3.1.3 Alloys

    An alloy is formed when one or more species is mixed to form a solid or liquid solution (brass, Ti-64, stainless steel, etc.) The major component is the solvent and the minor component is the solute.[1] When the solute occupies sites normally unoccupied by the solvent in the crystal then it is an interstitial solid solution. If the solute occupies a site normally occupied by the solvent then the crystal is a substitutional solid solution. Typically alloys should have

    1. Atomic radii differences of ±15%

    2. Same crystal structure

    3. Maximum allowable concentration of interstitial impurities less than 10%.

    Just for definition’s sake to calculate weight percent (wt%) it is simply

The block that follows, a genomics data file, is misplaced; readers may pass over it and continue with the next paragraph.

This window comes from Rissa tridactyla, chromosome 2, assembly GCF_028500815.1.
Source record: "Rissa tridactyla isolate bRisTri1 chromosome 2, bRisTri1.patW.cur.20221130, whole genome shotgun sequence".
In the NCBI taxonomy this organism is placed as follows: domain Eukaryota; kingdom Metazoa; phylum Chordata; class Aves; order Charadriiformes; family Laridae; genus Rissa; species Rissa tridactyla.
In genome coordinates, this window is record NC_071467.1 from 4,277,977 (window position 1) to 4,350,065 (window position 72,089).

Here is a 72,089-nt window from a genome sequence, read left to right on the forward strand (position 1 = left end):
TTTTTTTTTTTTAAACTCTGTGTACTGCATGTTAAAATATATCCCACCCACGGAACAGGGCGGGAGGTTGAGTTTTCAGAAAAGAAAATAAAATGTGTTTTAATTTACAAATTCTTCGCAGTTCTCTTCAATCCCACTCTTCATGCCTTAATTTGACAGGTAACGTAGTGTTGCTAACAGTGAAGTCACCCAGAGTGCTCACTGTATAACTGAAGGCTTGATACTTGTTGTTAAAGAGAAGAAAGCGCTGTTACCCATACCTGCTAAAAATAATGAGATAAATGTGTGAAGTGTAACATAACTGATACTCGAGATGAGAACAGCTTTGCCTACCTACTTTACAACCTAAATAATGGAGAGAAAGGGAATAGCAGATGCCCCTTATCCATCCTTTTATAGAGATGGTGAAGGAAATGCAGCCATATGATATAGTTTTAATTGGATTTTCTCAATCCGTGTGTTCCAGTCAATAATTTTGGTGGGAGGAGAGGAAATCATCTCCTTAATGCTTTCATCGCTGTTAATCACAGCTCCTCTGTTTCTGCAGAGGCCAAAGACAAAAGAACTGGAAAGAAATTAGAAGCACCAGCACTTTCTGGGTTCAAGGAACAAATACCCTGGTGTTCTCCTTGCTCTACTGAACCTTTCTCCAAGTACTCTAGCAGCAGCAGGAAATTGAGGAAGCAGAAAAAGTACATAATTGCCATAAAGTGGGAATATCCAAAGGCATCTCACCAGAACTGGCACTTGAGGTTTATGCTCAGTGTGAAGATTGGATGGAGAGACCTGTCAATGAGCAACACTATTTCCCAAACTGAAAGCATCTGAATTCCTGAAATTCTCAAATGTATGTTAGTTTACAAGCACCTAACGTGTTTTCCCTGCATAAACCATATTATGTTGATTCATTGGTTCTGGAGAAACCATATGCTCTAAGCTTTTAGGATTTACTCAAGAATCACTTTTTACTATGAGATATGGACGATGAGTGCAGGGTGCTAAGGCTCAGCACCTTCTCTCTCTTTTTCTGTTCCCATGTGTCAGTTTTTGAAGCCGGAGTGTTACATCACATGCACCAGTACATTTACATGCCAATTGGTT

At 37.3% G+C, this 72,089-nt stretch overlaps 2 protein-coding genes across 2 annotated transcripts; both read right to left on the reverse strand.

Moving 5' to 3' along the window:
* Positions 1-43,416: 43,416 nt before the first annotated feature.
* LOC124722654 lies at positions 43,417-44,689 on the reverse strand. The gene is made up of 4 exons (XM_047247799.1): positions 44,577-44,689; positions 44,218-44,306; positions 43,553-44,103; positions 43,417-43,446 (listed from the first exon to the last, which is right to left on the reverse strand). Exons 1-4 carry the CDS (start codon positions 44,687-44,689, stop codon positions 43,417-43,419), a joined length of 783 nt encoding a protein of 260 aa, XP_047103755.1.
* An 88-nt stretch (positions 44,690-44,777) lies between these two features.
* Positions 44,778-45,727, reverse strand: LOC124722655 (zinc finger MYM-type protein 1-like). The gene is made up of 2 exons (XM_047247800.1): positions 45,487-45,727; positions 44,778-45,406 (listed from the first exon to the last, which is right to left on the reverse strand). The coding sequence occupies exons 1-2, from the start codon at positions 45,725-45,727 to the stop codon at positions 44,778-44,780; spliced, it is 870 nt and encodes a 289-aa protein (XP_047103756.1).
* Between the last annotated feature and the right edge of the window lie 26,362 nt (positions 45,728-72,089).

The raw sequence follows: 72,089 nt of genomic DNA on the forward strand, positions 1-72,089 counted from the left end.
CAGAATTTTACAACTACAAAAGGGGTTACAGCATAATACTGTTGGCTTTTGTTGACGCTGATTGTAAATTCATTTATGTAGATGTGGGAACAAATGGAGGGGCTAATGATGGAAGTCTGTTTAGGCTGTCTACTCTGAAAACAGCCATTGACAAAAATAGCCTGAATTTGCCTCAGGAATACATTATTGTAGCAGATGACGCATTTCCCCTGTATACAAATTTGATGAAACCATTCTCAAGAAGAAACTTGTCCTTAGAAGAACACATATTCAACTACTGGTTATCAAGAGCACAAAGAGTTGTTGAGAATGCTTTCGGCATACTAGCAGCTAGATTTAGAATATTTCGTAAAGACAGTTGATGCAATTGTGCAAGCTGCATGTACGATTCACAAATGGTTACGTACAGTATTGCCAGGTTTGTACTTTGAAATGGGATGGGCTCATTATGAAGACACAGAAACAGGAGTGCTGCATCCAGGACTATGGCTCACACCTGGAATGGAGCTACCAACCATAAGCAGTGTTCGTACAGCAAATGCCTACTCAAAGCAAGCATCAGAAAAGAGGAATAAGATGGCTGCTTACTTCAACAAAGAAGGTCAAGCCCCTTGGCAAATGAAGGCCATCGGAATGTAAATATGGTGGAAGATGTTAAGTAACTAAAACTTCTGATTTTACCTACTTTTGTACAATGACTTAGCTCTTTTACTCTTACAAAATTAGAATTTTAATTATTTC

WT\% = \frac{m_{A}}{m_{A}+m_{B}} \times 100

    where \(m_a\) is the mass of component A and \(m_b\) is the mass of component B. And atomic percent (at%) is simply the number of moles of one element over the total number of moles in the alloy.

    3.2 Point Defects, Kroger-Vink Notation, and Schottky and Frenkel Defects

    Point defects in ionically boned crystals typically have an associated charge. Now the net charge of a perfect crystal is zero. Cations have lost one or more electrons and thus have a net positive charge. Anions have gained one or more electrons and thus have a net negative charge. A cation vacancy is created by removing a cation from a site in the crystal to a site on the surface. This vacant site then has a net negative charge. An anion vacancy is created by removing an anion site in the crystal to a site on the surface and the vacant site then has a net positive charge.

    Now the way we describe these point defects is by using Kroger-Vink notation and schematically it is represented by: